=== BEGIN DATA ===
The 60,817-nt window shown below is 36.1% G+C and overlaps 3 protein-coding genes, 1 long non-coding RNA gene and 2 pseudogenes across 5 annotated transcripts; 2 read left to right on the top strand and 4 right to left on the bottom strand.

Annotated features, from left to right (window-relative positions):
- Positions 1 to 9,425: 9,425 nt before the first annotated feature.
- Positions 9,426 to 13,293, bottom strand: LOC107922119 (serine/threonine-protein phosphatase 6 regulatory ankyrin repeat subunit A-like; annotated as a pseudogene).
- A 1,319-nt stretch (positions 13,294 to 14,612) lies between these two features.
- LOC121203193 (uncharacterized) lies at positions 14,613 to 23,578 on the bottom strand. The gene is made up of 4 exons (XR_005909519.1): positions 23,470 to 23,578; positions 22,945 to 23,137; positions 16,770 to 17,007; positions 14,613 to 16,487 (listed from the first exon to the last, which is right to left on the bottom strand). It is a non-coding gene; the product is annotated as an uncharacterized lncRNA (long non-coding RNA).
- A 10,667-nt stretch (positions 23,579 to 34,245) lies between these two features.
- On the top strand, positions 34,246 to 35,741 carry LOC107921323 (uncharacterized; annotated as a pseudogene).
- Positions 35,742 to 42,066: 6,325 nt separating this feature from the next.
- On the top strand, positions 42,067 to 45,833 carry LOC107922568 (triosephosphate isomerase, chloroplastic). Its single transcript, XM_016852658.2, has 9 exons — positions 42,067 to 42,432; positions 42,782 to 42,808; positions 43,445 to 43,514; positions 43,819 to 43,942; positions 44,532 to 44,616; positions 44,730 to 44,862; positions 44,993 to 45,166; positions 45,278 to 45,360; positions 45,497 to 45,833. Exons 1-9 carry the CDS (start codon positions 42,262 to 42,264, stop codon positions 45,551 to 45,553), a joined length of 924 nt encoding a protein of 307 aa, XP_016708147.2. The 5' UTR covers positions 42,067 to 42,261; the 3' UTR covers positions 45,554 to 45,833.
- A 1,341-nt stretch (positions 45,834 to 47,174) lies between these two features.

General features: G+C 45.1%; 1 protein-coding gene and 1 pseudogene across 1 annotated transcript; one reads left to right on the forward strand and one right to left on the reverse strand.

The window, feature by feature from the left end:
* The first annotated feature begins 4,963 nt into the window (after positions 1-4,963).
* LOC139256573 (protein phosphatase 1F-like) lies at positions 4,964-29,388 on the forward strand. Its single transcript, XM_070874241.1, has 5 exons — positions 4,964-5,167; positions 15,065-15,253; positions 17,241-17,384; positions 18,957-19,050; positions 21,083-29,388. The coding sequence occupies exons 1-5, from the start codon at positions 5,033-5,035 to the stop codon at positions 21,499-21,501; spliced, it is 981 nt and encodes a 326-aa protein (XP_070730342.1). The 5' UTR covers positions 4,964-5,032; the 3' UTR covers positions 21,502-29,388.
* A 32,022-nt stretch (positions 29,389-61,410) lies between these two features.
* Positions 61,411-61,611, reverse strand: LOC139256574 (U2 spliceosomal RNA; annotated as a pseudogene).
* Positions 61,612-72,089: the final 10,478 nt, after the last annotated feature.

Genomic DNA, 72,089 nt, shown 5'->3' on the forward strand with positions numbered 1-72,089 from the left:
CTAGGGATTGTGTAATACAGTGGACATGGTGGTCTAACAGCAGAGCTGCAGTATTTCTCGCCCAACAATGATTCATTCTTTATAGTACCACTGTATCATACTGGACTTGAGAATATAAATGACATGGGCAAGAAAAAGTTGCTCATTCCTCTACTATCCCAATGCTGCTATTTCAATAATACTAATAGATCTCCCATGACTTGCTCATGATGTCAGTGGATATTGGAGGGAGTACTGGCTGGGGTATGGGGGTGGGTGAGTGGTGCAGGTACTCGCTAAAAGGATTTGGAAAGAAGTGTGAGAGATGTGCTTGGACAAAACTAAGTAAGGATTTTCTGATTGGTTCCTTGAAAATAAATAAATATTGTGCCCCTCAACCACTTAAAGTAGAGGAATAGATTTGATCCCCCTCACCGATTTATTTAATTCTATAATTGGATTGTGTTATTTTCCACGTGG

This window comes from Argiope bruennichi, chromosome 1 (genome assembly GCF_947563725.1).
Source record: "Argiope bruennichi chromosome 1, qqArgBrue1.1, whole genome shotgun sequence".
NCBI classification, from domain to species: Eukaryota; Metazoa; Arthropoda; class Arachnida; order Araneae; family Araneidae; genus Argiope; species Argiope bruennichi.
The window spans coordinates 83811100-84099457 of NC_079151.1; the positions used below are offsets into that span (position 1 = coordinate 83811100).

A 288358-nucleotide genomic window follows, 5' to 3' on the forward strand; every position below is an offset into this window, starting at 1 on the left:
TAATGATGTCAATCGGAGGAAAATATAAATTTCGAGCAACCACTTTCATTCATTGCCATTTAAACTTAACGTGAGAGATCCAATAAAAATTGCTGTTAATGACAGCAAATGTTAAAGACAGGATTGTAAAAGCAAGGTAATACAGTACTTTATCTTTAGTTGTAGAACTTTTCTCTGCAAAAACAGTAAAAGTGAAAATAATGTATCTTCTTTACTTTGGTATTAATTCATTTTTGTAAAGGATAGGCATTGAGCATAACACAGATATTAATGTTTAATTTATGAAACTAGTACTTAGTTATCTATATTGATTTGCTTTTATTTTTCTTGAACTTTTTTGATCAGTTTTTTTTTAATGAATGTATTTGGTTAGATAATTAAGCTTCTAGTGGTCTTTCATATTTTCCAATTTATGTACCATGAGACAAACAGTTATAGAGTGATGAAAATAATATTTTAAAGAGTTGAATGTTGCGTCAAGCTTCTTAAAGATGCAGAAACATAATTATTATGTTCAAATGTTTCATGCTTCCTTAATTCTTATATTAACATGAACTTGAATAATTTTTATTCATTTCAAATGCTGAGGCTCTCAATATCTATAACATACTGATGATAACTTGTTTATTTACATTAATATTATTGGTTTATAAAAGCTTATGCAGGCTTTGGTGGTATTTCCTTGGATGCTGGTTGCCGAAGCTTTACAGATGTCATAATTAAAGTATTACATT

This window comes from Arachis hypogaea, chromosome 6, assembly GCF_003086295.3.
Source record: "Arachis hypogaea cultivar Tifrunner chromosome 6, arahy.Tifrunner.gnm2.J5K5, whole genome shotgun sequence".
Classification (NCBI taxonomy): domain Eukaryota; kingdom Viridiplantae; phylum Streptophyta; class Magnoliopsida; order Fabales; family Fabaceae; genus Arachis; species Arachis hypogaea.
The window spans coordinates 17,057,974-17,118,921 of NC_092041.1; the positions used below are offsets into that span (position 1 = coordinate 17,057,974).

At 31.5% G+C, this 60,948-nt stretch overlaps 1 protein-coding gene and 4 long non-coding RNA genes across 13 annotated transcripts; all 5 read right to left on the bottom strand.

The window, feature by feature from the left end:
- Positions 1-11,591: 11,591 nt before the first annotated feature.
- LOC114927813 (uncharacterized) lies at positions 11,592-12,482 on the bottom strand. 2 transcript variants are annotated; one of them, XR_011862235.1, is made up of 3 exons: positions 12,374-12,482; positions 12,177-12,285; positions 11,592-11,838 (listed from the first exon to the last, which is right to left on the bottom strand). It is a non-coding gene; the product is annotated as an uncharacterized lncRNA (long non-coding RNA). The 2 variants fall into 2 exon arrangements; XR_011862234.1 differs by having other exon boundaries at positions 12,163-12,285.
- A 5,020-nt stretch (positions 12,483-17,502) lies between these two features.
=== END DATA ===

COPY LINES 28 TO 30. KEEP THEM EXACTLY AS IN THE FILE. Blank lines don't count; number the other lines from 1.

Source record: "Arachis hypogaea cultivar Tifrunner chromosome 6, arahy.Tifrunner.gnm2.J5K5, whole genome shotgun sequence".
Classification (NCBI taxonomy): domain Eukaryota; kingdom Viridiplantae; phylum Streptophyta; class Magnoliopsida; order Fabales; family Fabaceae; genus Arachis; species Arachis hypogaea.
The window spans coordinates 17,057,974-17,118,921 of NC_092041.1; the positions used below are offsets into that span (position 1 = coordinate 17,057,974).